46) His boss gives a piece of work and orders him to
follow his instructions to complete the work, but the
work is difficult to finish within time. He............
47) He see a snake moving near to the bed where his
younger brother is sleeping, when he enters his room.
48) If some of your friend cracks a joke on you in
presence of your girlfriend, what will you do...
49) You received an urgent order from your commander.
But you feel that order passed on to you is wrong. You…..

Group Testing Officer (GTO) tasks: The basic aim is to examine and observe candidates from
close quarters in order to study their reactions to different tasks so as to analyze whether their
thinking and responses on the individual plane (as revealed in the psychological testing system)
tally with their actions in the groups tasks. There are a variety of tasks assigned in this phase.
• Group discussion: A certain topic or situation is given to a group of
candidates and they are expected to discuss the various aspects of the
issue. It may be or may not be required to come to a decision on it,
depending upon the instructions of the GTO. During the course of the
group discussion the Group Task Officer observes each candidate- in
his/her attitude as a member of the group, participation level,
interaction with contemporaries, level of communication, reception to
new ideas and view points alien to his/her own, ability to influence the
group etc.
• Lecturette: In this exercise each individual is given a choice of topics.
Then each one is expected to speak on the chosen topic for 2-3
minutes during which his/her ability to speak extempore is observed
and also the sequence of his thought processes. A logical, systematic
sequence of thought, clarity of expression, way of holding oneself is all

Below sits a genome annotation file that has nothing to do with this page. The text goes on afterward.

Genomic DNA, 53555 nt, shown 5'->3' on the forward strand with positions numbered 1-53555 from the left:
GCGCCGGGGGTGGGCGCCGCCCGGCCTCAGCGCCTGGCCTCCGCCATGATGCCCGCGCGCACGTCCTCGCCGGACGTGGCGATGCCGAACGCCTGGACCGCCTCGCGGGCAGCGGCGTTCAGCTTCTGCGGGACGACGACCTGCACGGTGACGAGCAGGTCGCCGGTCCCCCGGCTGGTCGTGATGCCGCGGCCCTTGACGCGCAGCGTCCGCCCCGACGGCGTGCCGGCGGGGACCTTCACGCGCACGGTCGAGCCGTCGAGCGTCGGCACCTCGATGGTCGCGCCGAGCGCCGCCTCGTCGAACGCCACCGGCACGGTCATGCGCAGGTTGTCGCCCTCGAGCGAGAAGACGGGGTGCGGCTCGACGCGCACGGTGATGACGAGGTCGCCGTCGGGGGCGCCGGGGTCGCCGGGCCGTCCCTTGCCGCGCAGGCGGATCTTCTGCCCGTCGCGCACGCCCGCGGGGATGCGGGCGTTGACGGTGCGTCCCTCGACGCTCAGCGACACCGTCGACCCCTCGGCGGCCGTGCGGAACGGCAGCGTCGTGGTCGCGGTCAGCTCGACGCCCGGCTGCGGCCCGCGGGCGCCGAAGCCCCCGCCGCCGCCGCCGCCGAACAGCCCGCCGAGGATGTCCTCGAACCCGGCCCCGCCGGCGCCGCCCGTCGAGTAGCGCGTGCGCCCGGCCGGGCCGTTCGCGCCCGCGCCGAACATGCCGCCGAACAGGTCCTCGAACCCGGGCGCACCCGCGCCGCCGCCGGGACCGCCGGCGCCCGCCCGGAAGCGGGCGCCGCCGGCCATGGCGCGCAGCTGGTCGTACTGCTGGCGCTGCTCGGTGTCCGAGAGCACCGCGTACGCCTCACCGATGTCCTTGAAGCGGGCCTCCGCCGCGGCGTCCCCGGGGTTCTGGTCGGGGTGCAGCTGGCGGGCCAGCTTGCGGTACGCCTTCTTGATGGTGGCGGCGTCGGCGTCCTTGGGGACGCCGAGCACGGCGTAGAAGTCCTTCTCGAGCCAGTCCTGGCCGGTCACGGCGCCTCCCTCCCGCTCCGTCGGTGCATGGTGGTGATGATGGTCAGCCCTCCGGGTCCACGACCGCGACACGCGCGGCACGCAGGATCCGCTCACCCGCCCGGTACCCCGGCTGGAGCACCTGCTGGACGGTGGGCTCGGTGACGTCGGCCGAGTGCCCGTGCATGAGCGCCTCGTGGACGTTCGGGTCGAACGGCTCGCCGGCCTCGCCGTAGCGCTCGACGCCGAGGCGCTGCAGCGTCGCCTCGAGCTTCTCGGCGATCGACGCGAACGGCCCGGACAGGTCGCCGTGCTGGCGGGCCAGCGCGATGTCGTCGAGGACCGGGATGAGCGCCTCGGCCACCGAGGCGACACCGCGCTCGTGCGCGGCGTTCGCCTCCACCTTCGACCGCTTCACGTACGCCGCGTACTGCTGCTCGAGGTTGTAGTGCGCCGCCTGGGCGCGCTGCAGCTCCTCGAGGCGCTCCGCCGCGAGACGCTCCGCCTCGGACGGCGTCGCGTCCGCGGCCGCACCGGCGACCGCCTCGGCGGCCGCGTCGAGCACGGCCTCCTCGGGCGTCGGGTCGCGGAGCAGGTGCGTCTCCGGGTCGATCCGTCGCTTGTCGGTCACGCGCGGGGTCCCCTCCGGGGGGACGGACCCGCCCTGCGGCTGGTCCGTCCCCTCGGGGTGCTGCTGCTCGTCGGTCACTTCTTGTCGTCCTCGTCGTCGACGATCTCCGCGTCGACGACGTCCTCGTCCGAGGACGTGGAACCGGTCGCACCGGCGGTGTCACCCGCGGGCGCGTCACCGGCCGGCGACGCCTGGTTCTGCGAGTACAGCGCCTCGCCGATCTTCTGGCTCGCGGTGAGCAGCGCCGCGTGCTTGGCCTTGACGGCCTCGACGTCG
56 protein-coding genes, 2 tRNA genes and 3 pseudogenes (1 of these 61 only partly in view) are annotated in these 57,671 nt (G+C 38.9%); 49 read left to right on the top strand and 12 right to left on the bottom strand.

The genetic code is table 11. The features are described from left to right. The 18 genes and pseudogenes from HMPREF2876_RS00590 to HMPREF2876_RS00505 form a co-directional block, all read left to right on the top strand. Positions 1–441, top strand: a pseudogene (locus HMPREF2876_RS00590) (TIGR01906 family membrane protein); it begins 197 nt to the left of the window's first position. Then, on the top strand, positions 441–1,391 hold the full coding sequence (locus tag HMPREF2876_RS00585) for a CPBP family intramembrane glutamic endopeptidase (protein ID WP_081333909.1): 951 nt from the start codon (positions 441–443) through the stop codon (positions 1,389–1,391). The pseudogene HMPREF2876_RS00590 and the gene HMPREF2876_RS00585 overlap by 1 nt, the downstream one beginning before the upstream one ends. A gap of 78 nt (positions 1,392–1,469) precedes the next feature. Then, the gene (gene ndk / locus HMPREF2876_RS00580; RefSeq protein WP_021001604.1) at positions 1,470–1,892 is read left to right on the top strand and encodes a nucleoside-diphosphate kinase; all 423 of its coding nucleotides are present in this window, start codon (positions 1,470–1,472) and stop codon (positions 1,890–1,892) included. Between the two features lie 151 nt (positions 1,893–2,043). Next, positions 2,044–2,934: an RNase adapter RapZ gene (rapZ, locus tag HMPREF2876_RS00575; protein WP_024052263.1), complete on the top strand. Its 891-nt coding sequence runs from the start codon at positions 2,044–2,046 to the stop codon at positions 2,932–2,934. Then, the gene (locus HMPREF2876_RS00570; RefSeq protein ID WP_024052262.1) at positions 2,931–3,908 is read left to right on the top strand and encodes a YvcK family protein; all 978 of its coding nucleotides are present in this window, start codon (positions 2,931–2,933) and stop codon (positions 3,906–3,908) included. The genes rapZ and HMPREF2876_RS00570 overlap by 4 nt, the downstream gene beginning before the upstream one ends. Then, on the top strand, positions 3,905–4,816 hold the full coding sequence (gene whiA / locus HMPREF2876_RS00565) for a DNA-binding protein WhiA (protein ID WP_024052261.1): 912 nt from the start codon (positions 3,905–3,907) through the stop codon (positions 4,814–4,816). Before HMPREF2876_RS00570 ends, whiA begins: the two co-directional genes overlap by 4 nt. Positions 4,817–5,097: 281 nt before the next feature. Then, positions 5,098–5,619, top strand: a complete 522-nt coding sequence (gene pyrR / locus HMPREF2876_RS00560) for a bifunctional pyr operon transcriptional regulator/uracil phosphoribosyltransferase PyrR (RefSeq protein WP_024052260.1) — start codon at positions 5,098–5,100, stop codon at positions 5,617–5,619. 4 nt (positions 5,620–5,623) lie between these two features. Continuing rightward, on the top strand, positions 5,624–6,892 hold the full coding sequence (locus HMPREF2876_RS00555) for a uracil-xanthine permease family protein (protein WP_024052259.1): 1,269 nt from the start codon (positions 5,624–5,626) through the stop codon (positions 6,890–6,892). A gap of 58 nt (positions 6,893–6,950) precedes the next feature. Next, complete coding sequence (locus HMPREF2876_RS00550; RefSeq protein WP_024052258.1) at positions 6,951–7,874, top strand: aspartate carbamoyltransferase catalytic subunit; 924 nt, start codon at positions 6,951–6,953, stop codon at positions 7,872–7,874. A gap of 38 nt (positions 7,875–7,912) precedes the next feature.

under review. A confident attitude, balanced views, easy flow and an
easy stance are factors for success in this exercise. One should try not
to fidget or move too much during the course of the lecture.
• Group Planning: A model of a real life practical situation is presented to
a group of candidates and they are asked to arrive at a plan of action.
Initially they are asked to write down their own plan of action and
thereafter they are expected to go over the different views and arrive
at a consensus or group action plan. This exercise evaluates the
analytical ability of the candidates, their ability to function in a group,
appreciate the situation and plan accordingly. It gives an opportunity
for the group to select a leader or for a leader to emerge in the group.
Then it remains to be seen whether the leader can come up with the
necessary qualities to carry the group towards a solution to the
problem. Apart from leadership qualities this exercise also studies the
group interaction level of each candidate.
• Command Task: The exercise gives candidates an opportunity to
assume command and get a task executed with the involvement of
group members. The leader has to carefully select his/her team, assess
the problem in hand and assign responsibilities to teammates. The
exercise reveals the quality of leadership, the ability of a candidate to
realize the potential of group members and the capacity to motivate
others to accomplish a group activity. It is an exercise in alertness,
tactical and administrative ability. It gives each one an opportunity to